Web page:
One brief shining: Watched Rustin last night, the story of Bayard Rustin’s role-he conceived and organized it-in the 250,000 person March on Washington at which Martin Luther King gave his “I Have a Dream” speech, while navigating not only internecine warfare in the Movement and the myriad challenges of organizing an unprecedented, and still unmatched, gathering of African-Americans and their allies, but his own life as a gay man in an unforgiving time.


    Movies that move me. Rustin tapped me in a deep place. My heart responds to people who choose to fight. Rustin fought for his sexuality, against war, for socialism, and against racism. This movie accurately displays the toll of a life devoted to justice no matter where or when. My admiration for the depth of Rustin’s commitment couldn’t be greater.

    Some of you know the story of the Leadership Minneapolis moment in which I participated. Here’s the short version. Leadership Minneapolis was (is?) a program of the Downtown Council, a Chamber of Commerce for downtown Minneapolis. Somewhat like Rotary each year’s class picked young leaders from specific fields: the police, religion, banking, medicine, corporate life, the arts, education, civil rights. Not sure I’m remembering this exactly right but I think we met monthly with an expert in some field of leadership. The idea was both to hone our skills and create a network of folks we could tap as we continued our careers.

    My then close friend, Gary Stern, and I headed up a committee, a committee devoted to the vision for us. With consultant and now long time friend, Lonnie Helgeson, we created a definition of leadership. Leadership we said was love, justice, and compassion. Not sure at this remove, this was the mid-1980’s if I recall correctly, how we differentiated love and compassion.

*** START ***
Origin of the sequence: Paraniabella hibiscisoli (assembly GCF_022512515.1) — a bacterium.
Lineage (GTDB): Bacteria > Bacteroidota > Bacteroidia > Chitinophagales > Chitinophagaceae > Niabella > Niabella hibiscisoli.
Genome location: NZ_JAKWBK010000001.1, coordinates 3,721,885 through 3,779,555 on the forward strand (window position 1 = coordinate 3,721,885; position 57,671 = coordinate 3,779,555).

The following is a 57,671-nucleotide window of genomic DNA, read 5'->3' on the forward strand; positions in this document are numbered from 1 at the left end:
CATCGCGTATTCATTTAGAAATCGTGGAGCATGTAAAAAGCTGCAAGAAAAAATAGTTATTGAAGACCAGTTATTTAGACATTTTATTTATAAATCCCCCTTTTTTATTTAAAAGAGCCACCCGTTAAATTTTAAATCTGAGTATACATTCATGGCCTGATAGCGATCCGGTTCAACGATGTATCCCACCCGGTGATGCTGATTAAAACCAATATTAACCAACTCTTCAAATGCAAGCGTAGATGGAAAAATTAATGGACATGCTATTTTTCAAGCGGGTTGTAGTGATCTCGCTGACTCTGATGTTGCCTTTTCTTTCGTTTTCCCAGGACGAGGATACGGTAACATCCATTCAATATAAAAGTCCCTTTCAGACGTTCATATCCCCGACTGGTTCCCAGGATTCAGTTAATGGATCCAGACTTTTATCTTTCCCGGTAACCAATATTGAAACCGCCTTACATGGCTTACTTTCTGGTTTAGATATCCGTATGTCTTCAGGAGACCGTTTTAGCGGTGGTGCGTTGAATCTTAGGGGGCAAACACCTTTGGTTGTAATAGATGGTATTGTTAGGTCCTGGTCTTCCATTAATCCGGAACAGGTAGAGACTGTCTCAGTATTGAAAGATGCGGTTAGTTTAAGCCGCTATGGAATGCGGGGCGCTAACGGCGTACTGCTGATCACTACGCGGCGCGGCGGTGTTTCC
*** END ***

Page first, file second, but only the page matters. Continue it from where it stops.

This effort and its full acceptance by those of us who created it led to the firing of the entire Leadership Minneapolis board. Goes to show you. A nationally syndicated columnist for the Washington Post, Neal R. Pierce, wrote a column on our effort, a positive one. So there Downtown Council.

    OK. He said a bit chagrined. Enough about me.

    My point? Rustin epitomized leadership as love, justice, and compassion. So did King. Watching this movie reignited my passion, at least for a moment, made me cry. At what? At the power of the powerless gathering themselves and pushing for change. At the power and working without a net nature of political organizing. At my memories of those times, of the times that came later. At the slow but certain bending of the arc of the moral universe. So slow. Too slow.



  • Loneliness

    Imbolc and the Ancient Moon

    Tuesday gratefuls: Dan. Alan. Joanne. Snow. My companion Lodgepole greeting the Snow. Much as they greet Great Sol. Home. Sue Bradshaw. Josh. Proctitis. Feeling vulnerable. Alone. A white Snow Cloud filling the Sky. Electricity. Fitbit. My desktop and laptop. The internet. What a joy. A.I. Senate Navy Bean Soup. Corn bread muffins. Health

    Sparks of Joy and Awe: Waking up

    One brief shining: We need the windows in our homes like we need our eyes, so we can see outside, right now my eyes turn to this computer screen, but every so often they turn up and look toward Black Mountain, see only the Clouds bringing the Snow, of course, too, my hands typing and the file cabinet and the wall, like the window view we see only a portion of the World around us, yet it is enough for the moment.